The collapse of the Thai baht in July 1997 was followed by an unprecedented financial crisis in East Asia, from which its economies have only relatively recently (slowly) recovered. At the time, the International Monetary Fund (IMF) initiated a $40 billion program to stabilize the currencies of South Korea, Thailand and Indonesia, and the U.S. bought around $2 billion yen to help stabilize what was already a troubled economy ailing from bad debt and an even worse banking system. But no measure was enough to save Indonesia’s President Suharto, the nation’s military leader and second President (holding office from 1967-1998), as sharp domestic price increases, caused by a drastic devaluation of the rupiah, lead to widespread rioting. And in retrospect, it is generally accepted that Indonesia was hit the hardest by the crisis, and had a tougher time than others in winning back investor confidence and attracting new foreign capital.
With roughly 230 million people, Indonesia is the most populous of the ten-membered Association of South-East Asian Nations (ASEAN). The archipelago is comprised of 17,000 islands and a dizzying array of cultural and religious traditions. Along with Malaysia, the Philippines, Singapore and Thailand, it is considered by economists to be one of South-East Asia’s main economies. However, thus far it has been plagued by similar problems as its neighbors, a “mediocrity trap” as some pundits put it, that has left it lagging behind China, India and even South Korea and Taiwan in terms of global consumer brands. “Why does it still have no global consumer brands of the stature of South Korea’s Samsung and LG? Where are its rising technology leaders, like Taiwan’s AU Optronics and Taiwan Semiconductor? Where are its equivalents of India’s world-conquering Tata Steel, Ranbaxy and Wipro? Or China’s market-devouring Huawei and Lenovo?” wrote The Economist back in February. The periodical concluded, per the findings of journalist Joe Studwell:
“the region’s business scene remains dominated by old-fashioned, mediocre, sprawling conglomerates, run at the whims of age=ing patriarchal owners. These firms’ core competence, such as it is, is exploiting their cosy connections with governing elites. Their profits come from rent-seeking: being handed generous state contracts and concessions, or using their sway with officialdom to keep potential competitors out. If they need technology, they buy it from abroad. As a result, the region has no indigenous, large-scale companies producing world-class products and services.
Be that as it may, the short term at least has never looked better. Last week The Economist noted that “as commodity prices soar, and secure supplies become ever more alluring, the queue of companies seeking to invest in Indonesian natural resources reads like a ‘Who’s Who’ of global industrialists.” This on the heels of the UBS announcement projecting that the world’s supplies of thermal coal (the sort mined in Indonesia), will fall 14m tons short this year), predictably causing China’s top coal producer (China Shenhua Energy) and Tata Power to latch on to highly coveted market share. Moreover, deals within the oil and gas industry (including the development of liquefied natural gas plants and refineries), and mining and palm plantations will also result in a 73% FDI increase from last year to $10.3 billion.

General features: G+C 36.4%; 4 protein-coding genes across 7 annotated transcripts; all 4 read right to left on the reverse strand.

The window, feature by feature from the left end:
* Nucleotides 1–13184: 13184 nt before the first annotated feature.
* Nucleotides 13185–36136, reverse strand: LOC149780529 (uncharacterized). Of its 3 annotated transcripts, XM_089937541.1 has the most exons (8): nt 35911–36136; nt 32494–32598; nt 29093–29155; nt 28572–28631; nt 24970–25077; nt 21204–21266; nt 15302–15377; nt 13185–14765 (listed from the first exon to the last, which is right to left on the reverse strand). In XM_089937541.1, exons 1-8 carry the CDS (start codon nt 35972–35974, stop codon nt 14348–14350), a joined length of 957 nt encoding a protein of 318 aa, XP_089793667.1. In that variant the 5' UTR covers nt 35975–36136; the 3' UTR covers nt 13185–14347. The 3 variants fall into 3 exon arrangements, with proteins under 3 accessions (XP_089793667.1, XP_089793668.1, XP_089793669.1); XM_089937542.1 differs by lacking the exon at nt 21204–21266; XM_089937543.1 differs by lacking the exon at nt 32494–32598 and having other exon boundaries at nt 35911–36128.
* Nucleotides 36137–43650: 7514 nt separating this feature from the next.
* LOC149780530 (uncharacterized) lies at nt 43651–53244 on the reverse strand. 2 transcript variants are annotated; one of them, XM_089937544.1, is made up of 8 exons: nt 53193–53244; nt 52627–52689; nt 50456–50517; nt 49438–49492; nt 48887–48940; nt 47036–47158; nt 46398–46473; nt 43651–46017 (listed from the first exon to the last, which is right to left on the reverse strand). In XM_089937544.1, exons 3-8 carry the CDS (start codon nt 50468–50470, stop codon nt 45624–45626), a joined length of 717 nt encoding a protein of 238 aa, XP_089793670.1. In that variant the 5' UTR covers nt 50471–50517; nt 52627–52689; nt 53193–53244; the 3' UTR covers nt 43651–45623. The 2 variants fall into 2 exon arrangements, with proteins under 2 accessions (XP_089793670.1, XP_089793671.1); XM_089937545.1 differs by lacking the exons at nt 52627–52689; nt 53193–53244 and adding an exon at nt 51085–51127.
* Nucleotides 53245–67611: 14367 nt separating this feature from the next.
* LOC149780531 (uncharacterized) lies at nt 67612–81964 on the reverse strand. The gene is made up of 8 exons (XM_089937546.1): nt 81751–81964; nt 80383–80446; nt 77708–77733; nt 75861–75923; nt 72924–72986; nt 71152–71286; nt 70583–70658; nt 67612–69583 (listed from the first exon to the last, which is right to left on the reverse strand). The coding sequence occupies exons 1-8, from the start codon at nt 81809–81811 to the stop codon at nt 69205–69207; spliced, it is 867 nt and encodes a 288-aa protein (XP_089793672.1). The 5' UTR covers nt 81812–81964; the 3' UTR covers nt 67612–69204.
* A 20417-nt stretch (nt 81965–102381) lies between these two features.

Yet multinationals and investors alike still have reason for concern. Corruption, bureaucracy and legal uncertainty (and archaic mining, tax and labor laws) are still rampant. In 2004 the BBC reported that Indonesia had lost $2.35b in the past two years due to corruption, according to the attorney general’s office. The words of Mark Baird, the World Bank’s chief representative in Indonesia until 2002, still resonate, especially with foreign investors. ”The pattern of outcomes from the courts is very hard to understand except in terms of corruption, and probably incompetence, in the court system,” Mr. Baird said before stepping down from his post. ”Sometimes I think domestic businesses are quite comfortable with this legal system.” Indeed, as Economist points out, “Mars, a confectionery firm, and Intel, a technology giant, have been at the wrong end of curious court verdicts over the past few months.”
Other pundits think the problems facing foreign investors may go beyond the judiciary. “Under Suharto, bureaucracy was slower. However, once you got the required licenses, you would not have any problems in the future. Now the problem is that even if you have a permit from the central government, the district and provincial authorities might stop you because you violated their laws. The big problem in the new Indonesia is not democracy, but decentralization,” wrote one observer.
Adding to concern is today’s report from The Financial Times that Indonesia is losing $16b a year in natural resources due to illegal logging, fishing, and mining, and will be able to do little about it until military and civil servant salaries are significantly increased, according to Juwono Sudarsono, the country’s defense minister. “Economists estimate that the annual theft of natural resources equates to 3.7 per cent of the country’s gross domestic product and cuts a full percentage point off the country’s growth rate,” the article states. And rising food prices are once again rearing their ugly head. The inflation rate has accelerated to 8.2%, the highest rate in two years, based primarily on the costs of basic foodstuffs. The central bank is thus expected to raise interest rates within the next two months, and although the government is not expected to raise the price of subsidized fuels, higher global oil prices will result in even less government spending in order to contain a budget deficit that is around 2% of a slowing GDP.